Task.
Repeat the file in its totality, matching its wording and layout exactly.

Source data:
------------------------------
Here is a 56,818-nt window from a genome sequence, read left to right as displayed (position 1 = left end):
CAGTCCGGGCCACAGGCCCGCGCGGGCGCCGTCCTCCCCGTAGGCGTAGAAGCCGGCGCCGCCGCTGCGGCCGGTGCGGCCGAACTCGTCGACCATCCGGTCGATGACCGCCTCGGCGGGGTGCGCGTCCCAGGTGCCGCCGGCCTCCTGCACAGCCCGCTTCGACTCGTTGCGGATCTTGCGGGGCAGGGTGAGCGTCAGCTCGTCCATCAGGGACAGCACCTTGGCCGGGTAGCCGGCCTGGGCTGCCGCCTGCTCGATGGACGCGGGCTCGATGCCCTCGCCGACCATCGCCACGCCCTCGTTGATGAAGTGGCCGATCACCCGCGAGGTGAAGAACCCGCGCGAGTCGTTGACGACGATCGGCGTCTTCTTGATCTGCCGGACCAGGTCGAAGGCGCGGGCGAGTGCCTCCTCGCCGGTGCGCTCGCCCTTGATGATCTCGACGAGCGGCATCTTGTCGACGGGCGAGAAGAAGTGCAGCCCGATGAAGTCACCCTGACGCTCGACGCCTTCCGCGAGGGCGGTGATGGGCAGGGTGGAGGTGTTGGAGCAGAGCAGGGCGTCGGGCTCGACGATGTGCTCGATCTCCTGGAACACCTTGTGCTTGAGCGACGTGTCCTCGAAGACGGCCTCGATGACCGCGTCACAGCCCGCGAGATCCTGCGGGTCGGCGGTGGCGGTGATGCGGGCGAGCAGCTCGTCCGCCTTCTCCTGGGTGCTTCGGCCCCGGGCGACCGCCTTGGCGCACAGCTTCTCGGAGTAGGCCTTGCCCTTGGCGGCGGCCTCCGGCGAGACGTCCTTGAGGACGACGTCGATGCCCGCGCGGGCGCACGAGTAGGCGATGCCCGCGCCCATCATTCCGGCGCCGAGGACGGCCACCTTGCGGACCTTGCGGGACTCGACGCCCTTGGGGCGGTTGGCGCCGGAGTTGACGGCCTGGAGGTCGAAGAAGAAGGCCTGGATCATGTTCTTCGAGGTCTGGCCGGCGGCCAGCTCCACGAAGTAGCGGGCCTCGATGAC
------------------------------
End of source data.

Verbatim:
Here is a 56,818-nt window from a genome sequence, read left to right as displayed (position 1 = left end):
CAGTCCGGGCCACAGGCCCGCGCGGGCGCCGTCCTCCCCGTAGGCGTAGAAGCCGGCGCCGCCGCTGCGGCCGGTGCGGCCGAACTCGTCGACCATCCGGTCGATGACCGCCTCGGCGGGGTGCGCGTCCCAGGTGCCGCCGGCCTCCTGCACAGCCCGCTTCGACTCGTTGCGGATCTTGCGGGGCAGGGTGAGCGTCAGCTCGTCCATCAGGGACAGCACCTTGGCCGGGTAGCCGGCCTGGGCTGCCGCCTGCTCGATGGACGCGGGCTCGATGCCCTCGCCGACCATCGCCACGCCCTCGTTGATGAAGTGGCCGATCACCCGCGAGGTGAAGAACCCGCGCGAGTCGTTGACGACGATCGGCGTCTTCTTGATCTGCCGGACCAGGTCGAAGGCGCGGGCGAGTGCCTCCTCGCCGGTGCGCTCGCCCTTGATGATCTCGACGAGCGGCATCTTGTCGACGGGCGAGAAGAAGTGCAGCCCGATGAAGTCACCCTGACGCTCGACGCCTTCCGCGAGGGCGGTGATGGGCAGGGTGGAGGTGTTGGAGCAGAGCAGGGCGTCGGGCTCGACGATGTGCTCGATCTCCTGGAACACCTTGTGCTTGAGCGACGTGTCCTCGAAGACGGCCTCGATGACCGCGTCACAGCCCGCGAGATCCTGCGGGTCGGCGGTGGCGGTGATGCGGGCGAGCAGCTCGTCCGCCTTCTCCTGGGTGCTTCGGCCCCGGGCGACCGCCTTGGCGCACAGCTTCTCGGAGTAGGCCTTGCCCTTGGCGGCGGCCTCCGGCGAGACGTCCTTGAGGACGACGTCGATGCCCGCGCGGGCGCACGAGTAGGCGATGCCCGCGCCCATCATTCCGGCGCCGAGGACGGCCACCTTGCGGACCTTGCGGGACTCGACGCCCTTGGGGCGGTTGGCGCCGGAGTTGACGGCCTGGAGGTCGAAGAAGAAGGCCTGGATCATGTTCTTCGAGGTCTGGCCGGCGGCCAGCTCCACGAAGTAGCGGGCCTCGATGAC